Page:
Executive order raises suspicions
Published: Monday, June 25, 2012
Updated: Wednesday, June 27, 2012 13:06
Last week, President Barack Obama invoked executive privilege in the case of Operation Fast and Furious, withholding relevant documents from Congress regarding the gunrunning project carried out in Mexico by the Bureau of Alcohol, Tobacco, Firearms and Explosives.
Reports confirm that ATF agents were instructed simply to “surveil” and not intercede in the operation, an order that exhibits gross negligence on behalf of the ATF for letting guns “walk” into the hands of straw purchasers. Consequently, guns found in Mexico have been linked to the operation and a U.S. Border Patrol agent was killed, for which the Department of Justice must be held accountable.
The DOJ under President George W. Bush’s administration failed to make any arrests during the former project, Operation Wide Receiver, yet the blame for Fast and Furious should be laid at the Bush administration’s feet? The Obama administration needs to stop pointing fingers, because ultimately it is irrelevant when the project started. What matters is how it was handled once Obama and Attorney General Eric Holder took office, and that handling can efficiently be labeled as poor. Only five convictions were made in 2009 after the collapse of Operation Wide Receiver. How is it possible that Holder failed to review the operation after he took office? Holder’s claim in May that he had only known of the program for a few weeks is hard to swallow, and he simply cannot play innocent and expect the matter to be resolved. At this point, the timeline of the Justice Department’s actions raises too many questions that have been met with hostility and have yet to be answered.
Unfortunately, to some, the situation has now dissolved into one that runs along party lines, which is extraneous to the crucial issues at hand: Who was responsible for the oversight of this operation, why did it fail and who should be held accountable? If Holder wants to claim he knew nothing of the operation, there is an obvious problem with that statement, one that reeks of incompetence. As Sen. Chuck Grassley (R-Iowa), ranking Republican on the Senate Judiciary Committee, said, “Whether it’s Operation Fast and Furious, Operation Wide Receiver or both, it’s clear that guns were walked, and people high in the Justice Department knew about it. There’s no excuse for walking guns, and if there are more operations like this, Congress and the American people need to know."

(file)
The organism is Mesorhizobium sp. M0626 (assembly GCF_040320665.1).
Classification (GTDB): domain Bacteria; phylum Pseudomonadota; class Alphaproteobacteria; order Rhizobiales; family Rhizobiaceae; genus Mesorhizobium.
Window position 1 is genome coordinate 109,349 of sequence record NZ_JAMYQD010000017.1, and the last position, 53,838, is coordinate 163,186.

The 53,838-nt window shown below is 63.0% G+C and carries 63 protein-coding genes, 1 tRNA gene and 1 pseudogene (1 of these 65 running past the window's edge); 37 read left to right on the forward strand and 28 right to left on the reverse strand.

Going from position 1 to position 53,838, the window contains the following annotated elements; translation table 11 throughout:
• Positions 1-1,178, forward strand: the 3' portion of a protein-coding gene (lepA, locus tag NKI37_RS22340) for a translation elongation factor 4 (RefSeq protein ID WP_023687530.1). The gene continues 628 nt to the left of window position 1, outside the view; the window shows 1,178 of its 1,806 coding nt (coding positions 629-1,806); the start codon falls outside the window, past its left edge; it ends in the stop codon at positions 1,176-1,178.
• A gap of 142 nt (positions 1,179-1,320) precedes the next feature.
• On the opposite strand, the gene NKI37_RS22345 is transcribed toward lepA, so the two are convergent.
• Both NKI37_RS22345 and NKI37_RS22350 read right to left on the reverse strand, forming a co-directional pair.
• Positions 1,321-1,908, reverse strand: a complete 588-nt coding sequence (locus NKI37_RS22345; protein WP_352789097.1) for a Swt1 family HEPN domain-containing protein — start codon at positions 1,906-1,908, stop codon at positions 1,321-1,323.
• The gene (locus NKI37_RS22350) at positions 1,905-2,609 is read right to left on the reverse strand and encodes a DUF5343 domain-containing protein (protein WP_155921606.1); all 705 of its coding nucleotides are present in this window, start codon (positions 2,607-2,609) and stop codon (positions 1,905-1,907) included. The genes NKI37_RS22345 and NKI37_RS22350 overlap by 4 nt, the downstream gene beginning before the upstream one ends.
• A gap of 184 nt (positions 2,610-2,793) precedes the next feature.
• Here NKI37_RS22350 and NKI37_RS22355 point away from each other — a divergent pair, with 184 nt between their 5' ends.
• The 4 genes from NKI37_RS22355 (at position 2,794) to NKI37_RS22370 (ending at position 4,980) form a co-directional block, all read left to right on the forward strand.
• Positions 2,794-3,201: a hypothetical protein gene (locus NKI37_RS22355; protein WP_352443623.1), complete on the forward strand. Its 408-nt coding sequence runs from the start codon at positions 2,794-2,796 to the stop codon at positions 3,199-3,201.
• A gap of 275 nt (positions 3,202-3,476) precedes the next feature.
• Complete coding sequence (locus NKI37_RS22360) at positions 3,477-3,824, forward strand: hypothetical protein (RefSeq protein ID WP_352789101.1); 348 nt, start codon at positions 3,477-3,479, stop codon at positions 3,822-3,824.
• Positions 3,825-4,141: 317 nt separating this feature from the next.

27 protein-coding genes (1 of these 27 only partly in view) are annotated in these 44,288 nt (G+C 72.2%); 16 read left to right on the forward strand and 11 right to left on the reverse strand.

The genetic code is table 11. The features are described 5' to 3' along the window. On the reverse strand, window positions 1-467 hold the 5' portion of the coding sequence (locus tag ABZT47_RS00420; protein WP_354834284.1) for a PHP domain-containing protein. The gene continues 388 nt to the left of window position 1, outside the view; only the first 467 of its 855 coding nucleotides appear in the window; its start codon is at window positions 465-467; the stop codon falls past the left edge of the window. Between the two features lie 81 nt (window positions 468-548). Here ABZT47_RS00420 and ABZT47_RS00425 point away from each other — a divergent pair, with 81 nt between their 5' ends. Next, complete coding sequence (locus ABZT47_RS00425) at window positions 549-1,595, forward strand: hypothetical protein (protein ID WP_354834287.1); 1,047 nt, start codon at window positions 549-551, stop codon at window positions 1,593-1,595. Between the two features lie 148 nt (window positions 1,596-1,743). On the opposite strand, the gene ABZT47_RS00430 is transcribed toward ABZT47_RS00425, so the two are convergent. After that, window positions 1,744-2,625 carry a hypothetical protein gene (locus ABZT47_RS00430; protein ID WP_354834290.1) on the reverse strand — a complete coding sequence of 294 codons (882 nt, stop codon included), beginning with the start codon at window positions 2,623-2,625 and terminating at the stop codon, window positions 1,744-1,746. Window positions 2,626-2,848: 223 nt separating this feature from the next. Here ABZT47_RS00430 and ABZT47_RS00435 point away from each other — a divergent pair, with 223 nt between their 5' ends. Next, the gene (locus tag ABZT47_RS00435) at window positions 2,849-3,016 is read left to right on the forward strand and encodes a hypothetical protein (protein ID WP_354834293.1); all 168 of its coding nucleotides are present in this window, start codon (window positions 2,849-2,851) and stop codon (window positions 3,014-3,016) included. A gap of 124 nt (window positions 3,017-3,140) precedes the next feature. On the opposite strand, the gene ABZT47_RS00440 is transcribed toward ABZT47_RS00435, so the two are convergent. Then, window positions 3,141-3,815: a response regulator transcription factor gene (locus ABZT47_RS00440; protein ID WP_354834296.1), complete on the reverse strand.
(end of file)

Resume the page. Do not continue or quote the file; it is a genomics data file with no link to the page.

For a president who has preached transparency throughout his tenure, Obama’s actions are a disappointment and a disservice to the American people, and his reasoning for issuing executive order is irrelevant. If Obama’s order was issued to maintain the sanctity and power that executive privilege holds, it could possibly be excusable with clarification. However, it looks suspicious nonetheless. It is not unreasonable of the American people to demand answers and accountability from their political leaders.
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